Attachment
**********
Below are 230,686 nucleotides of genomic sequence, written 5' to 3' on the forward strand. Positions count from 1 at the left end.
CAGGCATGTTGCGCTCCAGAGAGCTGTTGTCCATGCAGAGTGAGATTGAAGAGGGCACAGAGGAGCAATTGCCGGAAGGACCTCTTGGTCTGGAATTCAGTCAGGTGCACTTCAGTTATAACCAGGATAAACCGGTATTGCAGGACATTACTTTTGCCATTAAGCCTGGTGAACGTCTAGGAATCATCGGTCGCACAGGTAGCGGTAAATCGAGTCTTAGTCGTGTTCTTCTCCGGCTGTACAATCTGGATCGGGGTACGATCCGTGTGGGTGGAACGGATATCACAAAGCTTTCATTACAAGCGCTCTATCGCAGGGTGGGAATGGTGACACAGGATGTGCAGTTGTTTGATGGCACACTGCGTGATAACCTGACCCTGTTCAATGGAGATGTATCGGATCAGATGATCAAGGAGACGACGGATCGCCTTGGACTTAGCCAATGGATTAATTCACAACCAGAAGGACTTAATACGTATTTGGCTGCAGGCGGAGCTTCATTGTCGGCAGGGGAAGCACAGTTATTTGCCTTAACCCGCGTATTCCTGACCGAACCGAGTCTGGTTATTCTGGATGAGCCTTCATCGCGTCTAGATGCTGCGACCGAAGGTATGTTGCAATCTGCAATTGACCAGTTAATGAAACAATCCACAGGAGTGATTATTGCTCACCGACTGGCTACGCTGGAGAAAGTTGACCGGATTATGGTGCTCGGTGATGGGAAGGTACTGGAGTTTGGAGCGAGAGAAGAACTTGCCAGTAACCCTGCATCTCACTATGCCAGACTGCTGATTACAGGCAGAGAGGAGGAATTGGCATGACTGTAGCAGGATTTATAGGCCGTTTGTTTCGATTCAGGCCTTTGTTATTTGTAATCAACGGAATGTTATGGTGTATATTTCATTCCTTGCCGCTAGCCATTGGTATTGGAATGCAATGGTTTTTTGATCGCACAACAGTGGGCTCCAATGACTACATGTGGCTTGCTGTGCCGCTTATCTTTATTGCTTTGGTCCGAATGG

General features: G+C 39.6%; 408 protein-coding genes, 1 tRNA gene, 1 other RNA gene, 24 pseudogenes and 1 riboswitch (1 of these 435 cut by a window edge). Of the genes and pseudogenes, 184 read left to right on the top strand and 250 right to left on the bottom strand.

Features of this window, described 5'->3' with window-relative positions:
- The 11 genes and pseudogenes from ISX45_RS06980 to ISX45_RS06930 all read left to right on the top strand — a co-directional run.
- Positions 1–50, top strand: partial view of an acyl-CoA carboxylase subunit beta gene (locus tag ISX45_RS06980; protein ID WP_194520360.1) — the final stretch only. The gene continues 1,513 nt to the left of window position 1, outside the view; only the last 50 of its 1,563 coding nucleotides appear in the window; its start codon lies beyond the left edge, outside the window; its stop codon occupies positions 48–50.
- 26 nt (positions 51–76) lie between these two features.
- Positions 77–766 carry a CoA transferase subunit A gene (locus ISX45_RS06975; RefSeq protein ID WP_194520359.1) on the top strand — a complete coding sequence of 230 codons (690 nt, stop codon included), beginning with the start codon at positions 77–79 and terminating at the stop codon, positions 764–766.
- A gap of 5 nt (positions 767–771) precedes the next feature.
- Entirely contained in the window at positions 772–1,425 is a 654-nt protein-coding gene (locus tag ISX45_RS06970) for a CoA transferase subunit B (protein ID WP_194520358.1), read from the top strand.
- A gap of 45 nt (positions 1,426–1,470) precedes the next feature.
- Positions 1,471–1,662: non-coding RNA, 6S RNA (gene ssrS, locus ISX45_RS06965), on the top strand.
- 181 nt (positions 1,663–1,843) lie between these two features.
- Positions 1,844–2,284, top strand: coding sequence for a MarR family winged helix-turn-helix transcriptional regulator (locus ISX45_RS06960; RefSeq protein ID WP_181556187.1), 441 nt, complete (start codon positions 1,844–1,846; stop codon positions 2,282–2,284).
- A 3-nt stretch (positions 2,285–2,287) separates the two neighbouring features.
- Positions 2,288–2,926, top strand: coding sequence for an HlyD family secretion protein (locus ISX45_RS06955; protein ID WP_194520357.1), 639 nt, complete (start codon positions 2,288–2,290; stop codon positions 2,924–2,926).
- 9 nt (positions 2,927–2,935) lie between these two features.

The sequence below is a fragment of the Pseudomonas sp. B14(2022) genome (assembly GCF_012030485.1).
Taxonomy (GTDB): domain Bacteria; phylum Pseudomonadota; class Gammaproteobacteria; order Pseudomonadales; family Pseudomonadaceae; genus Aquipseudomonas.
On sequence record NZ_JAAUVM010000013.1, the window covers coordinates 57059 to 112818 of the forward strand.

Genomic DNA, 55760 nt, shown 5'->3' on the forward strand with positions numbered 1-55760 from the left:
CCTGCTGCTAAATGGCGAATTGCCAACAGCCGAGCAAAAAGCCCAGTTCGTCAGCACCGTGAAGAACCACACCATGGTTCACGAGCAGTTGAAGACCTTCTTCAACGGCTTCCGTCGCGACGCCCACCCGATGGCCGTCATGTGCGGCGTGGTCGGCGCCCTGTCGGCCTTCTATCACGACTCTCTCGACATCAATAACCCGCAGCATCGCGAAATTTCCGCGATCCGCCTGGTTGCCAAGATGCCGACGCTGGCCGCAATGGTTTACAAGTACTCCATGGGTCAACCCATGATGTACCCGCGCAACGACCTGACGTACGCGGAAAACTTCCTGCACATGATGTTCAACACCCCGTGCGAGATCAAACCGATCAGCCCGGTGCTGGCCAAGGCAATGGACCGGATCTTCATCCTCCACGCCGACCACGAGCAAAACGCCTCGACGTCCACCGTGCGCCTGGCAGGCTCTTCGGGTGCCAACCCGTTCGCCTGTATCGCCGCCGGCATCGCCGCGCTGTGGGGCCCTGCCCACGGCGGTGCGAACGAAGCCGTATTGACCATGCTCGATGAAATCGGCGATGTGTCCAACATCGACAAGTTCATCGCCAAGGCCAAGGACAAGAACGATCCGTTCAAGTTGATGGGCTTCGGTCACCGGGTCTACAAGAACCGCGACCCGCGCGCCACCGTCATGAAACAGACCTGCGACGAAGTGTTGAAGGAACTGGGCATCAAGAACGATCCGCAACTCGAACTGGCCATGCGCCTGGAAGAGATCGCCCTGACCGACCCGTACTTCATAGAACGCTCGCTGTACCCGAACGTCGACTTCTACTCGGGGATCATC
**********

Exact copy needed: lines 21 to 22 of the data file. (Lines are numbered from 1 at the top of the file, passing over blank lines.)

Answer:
Genomic DNA, 55760 nt, shown 5'->3' on the forward strand with positions numbered 1-55760 from the left:
CCTGCTGCTAAATGGCGAATTGCCAACAGCCGAGCAAAAAGCCCAGTTCGTCAGCACCGTGAAGAACCACACCATGGTTCACGAGCAGTTGAAGACCTTCTTCAACGGCTTCCGTCGCGACGCCCACCCGATGGCCGTCATGTGCGGCGTGGTCGGCGCCCTGTCGGCCTTCTATCACGACTCTCTCGACATCAATAACCCGCAGCATCGCGAAATTTCCGCGATCCGCCTGGTTGCCAAGATGCCGACGCTGGCCGCAATGGTTTACAAGTACTCCATGGGTCAACCCATGATGTACCCGCGCAACGACCTGACGTACGCGGAAAACTTCCTGCACATGATGTTCAACACCCCGTGCGAGATCAAACCGATCAGCCCGGTGCTGGCCAAGGCAATGGACCGGATCTTCATCCTCCACGCCGACCACGAGCAAAACGCCTCGACGTCCACCGTGCGCCTGGCAGGCTCTTCGGGTGCCAACCCGTTCGCCTGTATCGCCGCCGGCATCGCCGCGCTGTGGGGCCCTGCCCACGGCGGTGCGAACGAAGCCGTATTGACCATGCTCGATGAAATCGGCGATGTGTCCAACATCGACAAGTTCATCGCCAAGGCCAAGGACAAGAACGATCCGTTCAAGTTGATGGGCTTCGGTCACCGGGTCTACAAGAACCGCGACCCGCGCGCCACCGTCATGAAACAGACCTGCGACGAAGTGTTGAAGGAACTGGGCATCAAGAACGATCCGCAACTCGAACTGGCCATGCGCCTGGAAGAGATCGCCCTGACCGACCCGTACTTCATAGAACGCTCGCTGTACCCGAACGTCGACTTCTACTCGGGGATCATC